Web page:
"There are still a lot of questions. We're doing the research right now. We have to take into account that this is a long-term project," said a company spokesperson regarding environmental impact studies.

Flooding nine square miles
One main concern of locals who live off tourism is losing their land if Endesa Chile sticks to its plan to build two dams on the river, Baker I and Baker II.
"People are accustomed to living peacefully. Imagine all the people who will come for the construction. It's not fair that they come here and want to change everything," said Patricio Krebs, who left a stressful life in Santiago to manage tourist cabins a few yards from Rio Baker.
A few weeks ago Endesa said it would try to limit flooded areas as much as possible to minimise social and environmental impact. It estimates it would flood some 9 square miles (23 square km) for the Baker I plant alone.
"Let them do their project but without damming the river; let them look for other technologies. The problem is the dams, they're going to kill tourism in the region," said Alejandro del Pino of the business organisation Corporacion Costa Carrera.
A few years ago, Endesa faced opposition on the construction of its Ralco dam, which flooded ancient Indian burial grounds in southern Chile. Ralco is up and running, but only after Endesa paid huge sums to communities that were dislocated.
Last year, No. 1 industrial conglomerate Copec was forced to temporarily shut down a huge new wood pulp plant in southern Chile and to take stricter measures to clean up its waste water after the deaths of black-necked swans in a wetland nature sanctuary.
Canada's Barrick Gold is facing opposition from environmental and local groups to its giant open pit gold project Pascua Lama, located high in the Andes mountains on Chile's border with Argentina.

Story by : Monica Vargas
Source : Reuters News Service, delivered on Planet Ark website


10.06.06 : EU - Groundwater needs stronger protection from nitrates, says NGO

EU law on groundwater pollution must be strengthened to protect Europeans from nitrate pollution caused by intensive animal farming, an environmental group has said.
The warning comes ahead of discussions of the EU Groundwater Directive in the EU Parliament in Strasbourg on 12 June. In its current form, the directive puts a 50mg limit on nitrates per litre, and obliges EU member states to monitor and counter pollution of groundwater by toxic chemicals such as pesticides, heavy metals and pharmaceutical residues.
Friends of the Earth criticised the directive for its numerous exceptions that they say allow nitrates to penetrate into drinking water supplies. The NGO urged MEPs to vote against changes that would weaken the directive, which it said is already "inadequate" because of the loopholes included in it.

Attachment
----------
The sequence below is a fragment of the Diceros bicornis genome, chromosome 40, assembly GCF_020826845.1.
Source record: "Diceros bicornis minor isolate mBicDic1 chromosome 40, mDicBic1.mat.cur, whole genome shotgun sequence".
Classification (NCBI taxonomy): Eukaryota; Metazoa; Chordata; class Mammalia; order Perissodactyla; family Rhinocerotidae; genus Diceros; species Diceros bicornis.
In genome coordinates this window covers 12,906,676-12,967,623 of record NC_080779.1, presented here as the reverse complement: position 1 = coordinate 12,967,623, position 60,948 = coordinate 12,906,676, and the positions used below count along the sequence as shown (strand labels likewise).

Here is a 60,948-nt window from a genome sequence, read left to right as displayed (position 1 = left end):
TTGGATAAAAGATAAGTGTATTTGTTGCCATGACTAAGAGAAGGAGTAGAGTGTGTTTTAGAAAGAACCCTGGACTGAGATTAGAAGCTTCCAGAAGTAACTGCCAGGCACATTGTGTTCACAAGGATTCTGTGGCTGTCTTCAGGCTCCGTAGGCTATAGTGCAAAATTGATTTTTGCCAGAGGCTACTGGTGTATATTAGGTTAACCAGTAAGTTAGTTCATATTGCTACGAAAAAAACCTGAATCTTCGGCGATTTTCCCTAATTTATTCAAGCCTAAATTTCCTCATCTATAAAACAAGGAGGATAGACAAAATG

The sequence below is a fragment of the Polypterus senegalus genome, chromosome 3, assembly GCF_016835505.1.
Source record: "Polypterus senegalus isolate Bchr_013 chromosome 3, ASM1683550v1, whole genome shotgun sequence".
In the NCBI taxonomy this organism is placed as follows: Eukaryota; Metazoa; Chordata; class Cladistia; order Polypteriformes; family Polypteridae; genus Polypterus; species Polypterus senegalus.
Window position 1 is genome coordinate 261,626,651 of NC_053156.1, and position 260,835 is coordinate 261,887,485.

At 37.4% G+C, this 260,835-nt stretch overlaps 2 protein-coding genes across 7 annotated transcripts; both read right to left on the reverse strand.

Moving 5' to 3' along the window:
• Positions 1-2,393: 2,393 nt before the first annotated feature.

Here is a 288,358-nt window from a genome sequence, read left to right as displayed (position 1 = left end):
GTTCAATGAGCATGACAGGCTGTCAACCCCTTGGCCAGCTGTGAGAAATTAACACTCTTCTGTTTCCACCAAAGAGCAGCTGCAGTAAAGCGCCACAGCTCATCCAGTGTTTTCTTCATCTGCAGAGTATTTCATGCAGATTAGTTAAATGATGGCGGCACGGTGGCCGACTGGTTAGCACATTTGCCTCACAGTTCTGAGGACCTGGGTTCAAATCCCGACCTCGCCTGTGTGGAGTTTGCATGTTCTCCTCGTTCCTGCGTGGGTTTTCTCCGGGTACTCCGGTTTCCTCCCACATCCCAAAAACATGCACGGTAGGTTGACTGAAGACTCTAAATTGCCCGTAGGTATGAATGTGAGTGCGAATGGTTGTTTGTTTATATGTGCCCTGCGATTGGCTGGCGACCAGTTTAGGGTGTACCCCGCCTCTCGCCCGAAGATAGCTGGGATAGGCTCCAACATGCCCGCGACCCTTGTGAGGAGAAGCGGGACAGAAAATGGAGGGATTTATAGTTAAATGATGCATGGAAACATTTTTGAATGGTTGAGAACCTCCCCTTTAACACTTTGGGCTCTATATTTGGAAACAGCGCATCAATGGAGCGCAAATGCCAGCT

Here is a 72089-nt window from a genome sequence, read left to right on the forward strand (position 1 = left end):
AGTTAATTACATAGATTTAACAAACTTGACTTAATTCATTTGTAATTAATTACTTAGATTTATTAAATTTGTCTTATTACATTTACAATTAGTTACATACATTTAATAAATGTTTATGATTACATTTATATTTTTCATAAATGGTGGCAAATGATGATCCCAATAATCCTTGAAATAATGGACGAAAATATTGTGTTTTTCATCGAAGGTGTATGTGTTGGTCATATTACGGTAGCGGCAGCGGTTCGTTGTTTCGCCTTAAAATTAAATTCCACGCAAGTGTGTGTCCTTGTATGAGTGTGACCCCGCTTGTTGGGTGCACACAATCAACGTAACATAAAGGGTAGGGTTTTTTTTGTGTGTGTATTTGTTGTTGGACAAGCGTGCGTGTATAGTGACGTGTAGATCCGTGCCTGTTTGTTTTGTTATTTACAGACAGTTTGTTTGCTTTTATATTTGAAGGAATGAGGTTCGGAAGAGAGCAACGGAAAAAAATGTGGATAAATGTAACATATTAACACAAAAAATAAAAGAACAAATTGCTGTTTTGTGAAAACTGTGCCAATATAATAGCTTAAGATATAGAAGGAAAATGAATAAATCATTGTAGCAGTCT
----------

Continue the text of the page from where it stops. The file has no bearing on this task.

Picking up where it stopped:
Read more..

Source : Edie News Centre


09.06.06 : EU freshwater beach compliance rate takes a dip
- 7,000 previously registered bathing sites have been delisted, without justification, in 11 member states

EU Environment commissioner Stavros Dimas is “concerned” by a continuing fall in the number of Europe's inland beaches meeting EU water quality standards, following the publication of compliance figures for the 2005 bathing season on Friday.
Presenting the European commission’s annual report on member state progress in implementing the 1976 bathing water directive, Mr Dimas said improving the quality of EU freshwater bathing areas presented a “significant challenge”.
In 2005 ­ the first year in which all 25 member states have reported on bathing water quality ­ compliance with mandatory values for inland bathing areas fell by almost four percentage points to 85.6%. Achievement of more stringent but non-binding "guide" values fell by a similar margin: only 63.1% of EU inland beaches now meet this standard. For both sets of values this represents the EU’s lowest level of freshwater compliance since 1997.
The commission said the negative trend was “partly explained” by inadequate sampling in the four new member states who reported for the first time this year ­ Latvia, Hungary, Malta and Poland (<>EED 26/05/05). Sampling methods have been significantly streamlined in the newly-revised EU bathing water directive. The new law entered force this year but its provision will take practical effect only in 2008 (<>EED 08/03/06).
Compliance rates for coastal bathing waters remained roughly stable in 2005, at 96.1% for the mandatory targets and 89.8% for the guide values. There was a clear improvement in compliance rates in the six new member states reporting for the second time in 2005, the commission said.
The report reiterates an earlier commission revelation that since the early 1990s around 7,000 previously registered bathing sites have been delisted, without justification, in 11 member states. Mr Dimas said he believed most had been taken off site lists “to mask pollution” and said he was waiting for responses to infringement proceedings initiated in April (<>EED 06/04/06).

Follow-up: <>European commission, tel +32 2 299 1111, plus bathing water <>report, <>press release and <>memo.